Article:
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PS5, Remote Play, and 5G Networking

PS5, Remote Play, and 5G Networking

Throughout the course of this generation, the Remote Play feature for PS4 - that allows users to connect (certain) devices to their PS4 via the internet to play their games while away from the console - has been very poorly marketed, executed, and realized by Sony.

The blame for this falls mostly on the shoulders of Sony, but not all of it is in their control.

Despite all of that, I believe this feature has generation-defining potential for PlayStation 5 - that is - if Sony has actually been paying attention, and planning to capitalize on it in a way that appeals to the current market.

The first and most important initiative Sony needs to take if they want Remote Play to succeed as a serious killer app for PS5: they need to allow support for Remote Play on Android and iOS devices.

Edit: As of March 7th, 2018, Sony has officially released a Remote Play app for iOS.

Currently, Remote Play is only supported on Sony’s own Xperia smartphone/tablet line, along with Windows & Mac PCs. The problem with this is obvious; nobody owns Xperia smartphones, and the number of people streaming PS4 games to their desktop or laptop PC is likely very slim for a multitude of reasons.

I am not a business executive, nor am I a board member at SIE, but it’s not unreasonable think that the same dismissive attitude Sony has shown towards cross-play, backward compatibility, and competing subscription services on their platform (EA Access), has something to do with their selfish and greedy decision to keep Remote Play from Android & iOS.

Sony wanted it to be exclusive to their own brand of devices - in the interest of higher sales and adoption of said devices, especially after seeing the continued phenomenal sales performance of PS4 so early on this generation. They saw an opportunity for one leg to help out the other, but it has clearly been an unfruitful attempt:

“the latest earnings report from Sony indicates the company’s already tiny smartphone business has shrunk by almost half. In the quarter ending in July 2018, Sony managed to sell only 2 million mobile devices, down 1.4 million from the same period in the preceding year.”


Fast forward to 2019 - we are now on the cusp of a new console generation - and as a business, Sony should have the intelligence and foresight to see how Remote Play can benefit them much more as a selling point of PS5, by putting it in the hands of anyone who owns the more ubiquitous devices.

The idea of being able to play your entire PlayStation library on the go, similar to how you play your Switch, is an exciting concept, and one that is realistically possible in the next generation. The deal would be made even sweeter if the PS5 is backward compatible with user’s entire PS4 library.

Now let’s talk about 5G.

First and foremost - and I want to be very clear on this before I go any further - there are no major 5G capable devices on the market as of right now. However, current reports and rumors suggest that most, if not all manufacturers have 5G phones in the works, and we can expect to see them rolling out over the next 2 years. We will see quite a few in 2019, and we will likely see every major player shipping 5G enabled handsets by the end of 2020.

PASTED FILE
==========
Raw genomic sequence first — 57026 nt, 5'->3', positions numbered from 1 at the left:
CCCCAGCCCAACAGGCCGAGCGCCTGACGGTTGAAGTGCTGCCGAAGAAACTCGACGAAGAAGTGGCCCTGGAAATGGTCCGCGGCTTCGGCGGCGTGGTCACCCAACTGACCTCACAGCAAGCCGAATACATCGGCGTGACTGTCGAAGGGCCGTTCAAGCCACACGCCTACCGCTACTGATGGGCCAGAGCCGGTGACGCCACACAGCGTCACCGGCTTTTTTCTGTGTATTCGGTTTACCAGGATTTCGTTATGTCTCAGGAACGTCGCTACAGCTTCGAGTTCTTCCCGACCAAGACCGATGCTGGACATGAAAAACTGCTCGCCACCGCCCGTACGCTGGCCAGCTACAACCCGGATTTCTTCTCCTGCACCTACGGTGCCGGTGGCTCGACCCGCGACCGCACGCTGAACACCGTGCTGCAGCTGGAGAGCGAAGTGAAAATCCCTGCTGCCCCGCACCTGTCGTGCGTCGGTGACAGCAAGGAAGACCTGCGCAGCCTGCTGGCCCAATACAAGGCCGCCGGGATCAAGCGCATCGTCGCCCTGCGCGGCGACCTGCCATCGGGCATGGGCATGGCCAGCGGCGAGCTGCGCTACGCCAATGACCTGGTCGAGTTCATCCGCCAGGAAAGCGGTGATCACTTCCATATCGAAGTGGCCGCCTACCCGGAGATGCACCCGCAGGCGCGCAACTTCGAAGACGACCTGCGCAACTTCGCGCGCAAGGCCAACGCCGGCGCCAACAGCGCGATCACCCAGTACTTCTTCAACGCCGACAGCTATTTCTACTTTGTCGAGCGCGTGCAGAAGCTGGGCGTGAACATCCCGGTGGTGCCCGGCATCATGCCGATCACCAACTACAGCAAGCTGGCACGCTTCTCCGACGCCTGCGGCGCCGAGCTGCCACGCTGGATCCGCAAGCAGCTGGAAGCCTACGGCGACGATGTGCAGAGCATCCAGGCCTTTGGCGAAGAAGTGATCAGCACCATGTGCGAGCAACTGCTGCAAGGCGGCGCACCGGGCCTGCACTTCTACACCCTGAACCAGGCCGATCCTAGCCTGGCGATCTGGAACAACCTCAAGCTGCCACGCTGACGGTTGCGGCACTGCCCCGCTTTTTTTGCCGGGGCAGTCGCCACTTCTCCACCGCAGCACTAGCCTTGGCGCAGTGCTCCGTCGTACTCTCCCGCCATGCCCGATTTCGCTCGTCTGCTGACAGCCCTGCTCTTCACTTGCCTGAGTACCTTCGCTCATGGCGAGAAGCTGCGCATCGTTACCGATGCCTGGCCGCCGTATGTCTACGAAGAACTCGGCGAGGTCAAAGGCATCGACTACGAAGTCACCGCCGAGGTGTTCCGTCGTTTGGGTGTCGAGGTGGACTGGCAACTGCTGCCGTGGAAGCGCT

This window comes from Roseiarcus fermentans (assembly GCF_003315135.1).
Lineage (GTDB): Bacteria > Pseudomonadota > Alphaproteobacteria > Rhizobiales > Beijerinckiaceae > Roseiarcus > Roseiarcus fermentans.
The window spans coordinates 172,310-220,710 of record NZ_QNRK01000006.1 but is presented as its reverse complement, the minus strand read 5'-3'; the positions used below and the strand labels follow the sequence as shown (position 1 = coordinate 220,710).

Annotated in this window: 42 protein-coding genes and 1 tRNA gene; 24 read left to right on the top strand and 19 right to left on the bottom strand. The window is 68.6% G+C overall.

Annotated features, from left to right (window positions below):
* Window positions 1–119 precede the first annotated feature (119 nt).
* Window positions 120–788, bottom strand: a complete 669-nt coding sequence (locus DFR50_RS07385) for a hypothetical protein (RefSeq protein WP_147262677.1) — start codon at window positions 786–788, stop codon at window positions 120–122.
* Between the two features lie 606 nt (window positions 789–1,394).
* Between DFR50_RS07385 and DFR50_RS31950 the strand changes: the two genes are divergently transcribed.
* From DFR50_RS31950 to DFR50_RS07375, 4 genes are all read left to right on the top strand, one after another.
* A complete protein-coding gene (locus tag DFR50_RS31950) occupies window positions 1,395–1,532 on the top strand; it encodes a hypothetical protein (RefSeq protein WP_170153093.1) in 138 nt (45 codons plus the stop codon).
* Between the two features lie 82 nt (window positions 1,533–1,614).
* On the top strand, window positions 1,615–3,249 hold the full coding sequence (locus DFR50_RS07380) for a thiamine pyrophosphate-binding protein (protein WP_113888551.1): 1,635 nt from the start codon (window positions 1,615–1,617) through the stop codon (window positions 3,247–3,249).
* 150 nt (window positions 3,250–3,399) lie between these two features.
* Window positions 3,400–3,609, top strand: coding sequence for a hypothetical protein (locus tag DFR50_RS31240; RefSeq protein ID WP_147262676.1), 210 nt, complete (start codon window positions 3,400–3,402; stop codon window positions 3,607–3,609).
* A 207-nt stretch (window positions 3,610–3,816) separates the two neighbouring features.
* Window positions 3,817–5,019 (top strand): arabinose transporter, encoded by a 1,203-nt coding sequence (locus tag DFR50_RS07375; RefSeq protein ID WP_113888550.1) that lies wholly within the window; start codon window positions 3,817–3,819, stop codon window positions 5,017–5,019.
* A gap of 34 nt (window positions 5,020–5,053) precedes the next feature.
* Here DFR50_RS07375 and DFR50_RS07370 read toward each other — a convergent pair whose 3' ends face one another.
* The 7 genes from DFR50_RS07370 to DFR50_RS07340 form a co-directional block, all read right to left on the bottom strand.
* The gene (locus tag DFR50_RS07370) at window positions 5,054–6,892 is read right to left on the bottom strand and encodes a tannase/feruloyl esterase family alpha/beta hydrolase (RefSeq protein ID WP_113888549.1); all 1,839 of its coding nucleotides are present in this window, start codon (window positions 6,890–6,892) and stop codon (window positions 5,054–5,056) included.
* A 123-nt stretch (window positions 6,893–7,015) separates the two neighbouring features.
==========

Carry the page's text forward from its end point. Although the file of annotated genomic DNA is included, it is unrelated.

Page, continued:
Now, knowing this community, I’m sure some of you are aware of the imminence of 5G and some of the major improvements it promises to make in the near future for mobile broadband connectivity.

One of these major improvements is defined as Ultra Low Latency - this is the biggest key ingredient to Remote Play’s potential success, as the user experience greatly hinges on how low the input/response times are while playing games at varying distances from the main console.

5G is targeting 1 millisecond of latency, and while there’s obviously other factors of latency involved in this whole scenario, most of that will be diminished when combined with the extremely low latency 5G will provide. This will be a night and day improvement over what we currently have with Wi-Fi and especially 4G LTE.

The other major noteworthy improvement 5G brings to the table is the sheer speed of its data rate. We’re talking 1000s of megabits/second. That speed is way more than enough to support a video stream of 4K 60fps at a high bitrate.

But just because it’s all possible doesn’t mean it’s guaranteed.

The technology is intriguing, and all of this sounds great in theory, but it’s really on Sony to invest enough in their infrastructure to support this technology...Microsoft has doubled down on Azure and their cloud/streaming infrastructure, has Sony done the same?

They have the capital and the wherewithal, but do they see the potential in this as a killer application for PS5 - enough to go all in?

That’s the question I hope we learn the answers to once Sony begins sharing their plans for PlayStation 5.

Microsoft has laid its cards on the table, we’ve seen what they plan to do with xCloud. It would be interesting to see Sony go a different route than the “Netflix for games” streaming approach. Being able to play the library of games that I already own - anytime anywhere, no monthly sub required - is much more appealing to me than paying a monthly subscription for a Netflix style service.

I see the use case for both, and I also see the likelihood of Sony going for a more apples-to-apples competitor for xCloud, given that it already sort of exists in PS Now - just not quite at the same scale and ambition - but I’m only suggesting other exciting possibilities that could give us more freedom with how we choose to play games in the forthcoming generation.

5G rollout in the United States is underway, with major cities being the first to be served - and most carriers expecting to have full nationwide coverage by the end of 2020.

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